26 August, 2017

#Interview with Michael Meyerhofer, #Author of The Dragonkin Trilogy

About the Author:
An active member of the SFWA, Michael Meyerhofer's debut fantasy novel, Wytchfire (Book I in the Dragonkin Trilogy), was published by Red Adept Publishing, and went on to win the Whirling Prize and a Readers Choice nomination from Big Al's Books and Pals. The sequels, Knightswrath and Kingsteel, are out now--along with The Dragonward, Book I in the sequel Godsfall Trilogy. His stories and poems have appeared in Asimov's Science Fiction Magazine, Orson Scott Card's InterGalactic Medicine Show, Strange Horizons, Planet Magazine, and many other journals.

He received his BA from the University of Iowa and his MFA from Southern Illinois University Carbondale. An avid weightlifter, medieval weapons collector, and unabashed history nerd, he currently lives, teaches, and inhabits various coffee shops around Fresno, CA. 


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An Interview:

Thanks, first off, for giving me the chance to do what writers do best: talk about themselves! I’m glad to be here (well, electronically).

When did you first realize that you wanted to be a writer/ a storyteller?
It’s hard to say when I first realized I wanted to be a writer because for me, there was never a conscious “a ha” moment. I just remember reading books as a kid, immediately getting hooked on the raw imagination and escape they offered, and automatically instinctively wanting to produce that for other people. I was probably also drawn to writing because as a kid, I was painfully shy and lonely, but storytelling (whether you’re the reader or the storyteller) somehow takes something negative and alchemizes it into just about the greatest thing in the universe.

What inspires you to write?
I tend to derive a lot of inspiration from the people and the events around me. In my view, it doesn’t matter whether you’re writing a fantasy novel or a spy thriller or a sci-fi book without a single humanoid character; what makes any book actually work is adding depth to the characters, and the best inspiration for that is the actual people around us. Add to that the fact that I’m an unabashed history nerd. I can honestly say that if I haven’t watched every single documentary on history or ancient religion that you can find on Youtube, I’ve come close. That stuff fascinates me because it speaks to the human condition, but it’s also great fodder for writing. For example, when I was putting together the Codex Lotius—which is a list of the sayings and precepts that form the basis for the Isle Knights in my fantasy novels—I drew inspiration from the philosophies of Democritus, as well as the years I’ve spent reading Zen poetry. That’s another great thing about being a writer. Basically, you’re a chef with unlimited freedom to mix whatever ingredients you want.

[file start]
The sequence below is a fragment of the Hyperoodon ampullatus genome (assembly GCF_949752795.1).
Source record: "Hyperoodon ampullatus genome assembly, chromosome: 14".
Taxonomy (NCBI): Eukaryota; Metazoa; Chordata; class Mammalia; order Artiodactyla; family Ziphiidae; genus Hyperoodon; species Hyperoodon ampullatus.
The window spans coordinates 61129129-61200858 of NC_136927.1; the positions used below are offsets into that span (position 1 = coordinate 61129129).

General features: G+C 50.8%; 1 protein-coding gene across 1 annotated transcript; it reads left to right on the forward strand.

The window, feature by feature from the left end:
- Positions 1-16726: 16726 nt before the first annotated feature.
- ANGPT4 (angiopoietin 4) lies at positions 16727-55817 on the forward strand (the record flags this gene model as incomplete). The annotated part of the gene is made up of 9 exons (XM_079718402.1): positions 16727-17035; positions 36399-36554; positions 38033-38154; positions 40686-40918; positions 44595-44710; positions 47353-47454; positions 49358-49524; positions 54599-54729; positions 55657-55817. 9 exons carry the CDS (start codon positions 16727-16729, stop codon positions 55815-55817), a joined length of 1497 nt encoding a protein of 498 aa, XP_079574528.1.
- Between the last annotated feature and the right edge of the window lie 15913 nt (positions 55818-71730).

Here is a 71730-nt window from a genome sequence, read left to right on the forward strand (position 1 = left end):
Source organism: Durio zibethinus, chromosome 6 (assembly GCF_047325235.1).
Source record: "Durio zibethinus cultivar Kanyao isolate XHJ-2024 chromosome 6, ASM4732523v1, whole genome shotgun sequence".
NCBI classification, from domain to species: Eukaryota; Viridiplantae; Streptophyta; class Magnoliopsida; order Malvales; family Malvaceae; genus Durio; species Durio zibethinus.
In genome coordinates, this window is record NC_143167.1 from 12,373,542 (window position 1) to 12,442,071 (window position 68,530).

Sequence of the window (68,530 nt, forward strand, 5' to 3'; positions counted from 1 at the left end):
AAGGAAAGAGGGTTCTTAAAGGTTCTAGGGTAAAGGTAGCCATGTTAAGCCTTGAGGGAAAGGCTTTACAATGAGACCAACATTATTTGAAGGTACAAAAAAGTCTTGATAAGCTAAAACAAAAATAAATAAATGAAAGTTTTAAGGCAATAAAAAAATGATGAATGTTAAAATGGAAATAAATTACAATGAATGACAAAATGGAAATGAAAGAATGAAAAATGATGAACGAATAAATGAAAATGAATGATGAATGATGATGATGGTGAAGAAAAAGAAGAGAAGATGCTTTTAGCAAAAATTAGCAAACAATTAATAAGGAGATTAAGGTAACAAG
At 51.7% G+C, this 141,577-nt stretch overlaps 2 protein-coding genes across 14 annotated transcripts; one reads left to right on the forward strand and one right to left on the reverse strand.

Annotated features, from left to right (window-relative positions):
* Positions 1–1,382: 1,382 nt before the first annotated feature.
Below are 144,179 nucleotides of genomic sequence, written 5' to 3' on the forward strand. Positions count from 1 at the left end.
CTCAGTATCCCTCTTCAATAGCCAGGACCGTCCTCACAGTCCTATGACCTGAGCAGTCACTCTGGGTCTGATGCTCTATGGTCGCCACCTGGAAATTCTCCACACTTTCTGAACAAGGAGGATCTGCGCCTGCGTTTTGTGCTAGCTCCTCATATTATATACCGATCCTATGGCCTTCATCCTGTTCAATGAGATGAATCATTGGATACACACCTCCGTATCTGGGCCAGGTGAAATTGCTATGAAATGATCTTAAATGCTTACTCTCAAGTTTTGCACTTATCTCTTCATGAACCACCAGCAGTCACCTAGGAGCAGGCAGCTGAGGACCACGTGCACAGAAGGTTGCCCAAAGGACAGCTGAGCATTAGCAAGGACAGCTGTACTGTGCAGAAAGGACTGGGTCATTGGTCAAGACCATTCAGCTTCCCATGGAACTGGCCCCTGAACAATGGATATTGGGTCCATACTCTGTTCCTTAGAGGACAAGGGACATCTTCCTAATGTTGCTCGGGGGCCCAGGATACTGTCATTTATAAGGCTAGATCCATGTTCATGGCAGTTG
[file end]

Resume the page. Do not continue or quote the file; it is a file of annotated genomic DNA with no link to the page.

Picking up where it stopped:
How did you come up with the idea for your current story?
I love to take traditional fantasy tropes and turn them on their heads. The good guys can’t always be good and the bad guys can’t always be evil. In fact, if a reader experiences some existential panic because they can’t decie how they feel about a particular character or event, that’s a very good thing because in addition to being entertaining, it mirrors real life. Especially in my later books, too, I worked on adding more well-rounded female characters who can pass the Bechdel Test—that is, they’re not just there as window dressing, but actually add something vital and unique to the plot. 

Are there some stories tucked away in some drawer that was written before and never saw the light of the day?
Ha, absolutely! I’m also a teacher and I was telling my students just today that for every “final” page you write, there are probably three pages that ended up in the trash—but that’s okay, because it’s how we improve. At this point, I’ve published five novels, with a sixth forthcoming, along with poems, a few poetry books, and some short stories here and there. But I also probably have hundreds (if not thousands) of bad poems, stories, and half-finished novels collecting dust on my hard drive. Again, though, that’s a good thing. There’s no such thing as wasted effort in writing. Even a bad story is good exercise. And, of course, you can always cannibalize it for ideas later!

Tell us about your writing process.
To be honest, my process has changed a lot over the years. I used to write almost entirely by “feel.” I’d come up with a scene or character, sit down, and start writing. That’s not a bad way to start but eventually, that “new car smell” wears off and the real work begins… which usually leads to abandoned manuscripts. So nowadays, I still start off with a concrete scene or character, but as quickly as possible (maybe after writing two or three rough chapters), I put that aside, sit down, and try to map out a whole chapter-by-chapter outline. Usually, I weave in elements of whatever’s been on my mind lately, whether that’s something happening in the world or some random thing that stuck with me from a documentary or conversation. Once I have that outline (which of course changes many times), I dive back in. At that point, it’s a matter of work. I like marathon writing/editing sessions so unless I’m very absolutely not in the mood, I force myself to write one whole chapter (about seven to twelve typed pages) per day. Obviously, what’s produced will be rough, but I push through until I’ve reached the end of the book. Then I go back and start editing (again, I try to get through one chapter per day), round after round, adding in more extended metaphors where I can, until I think I’ve got something readable.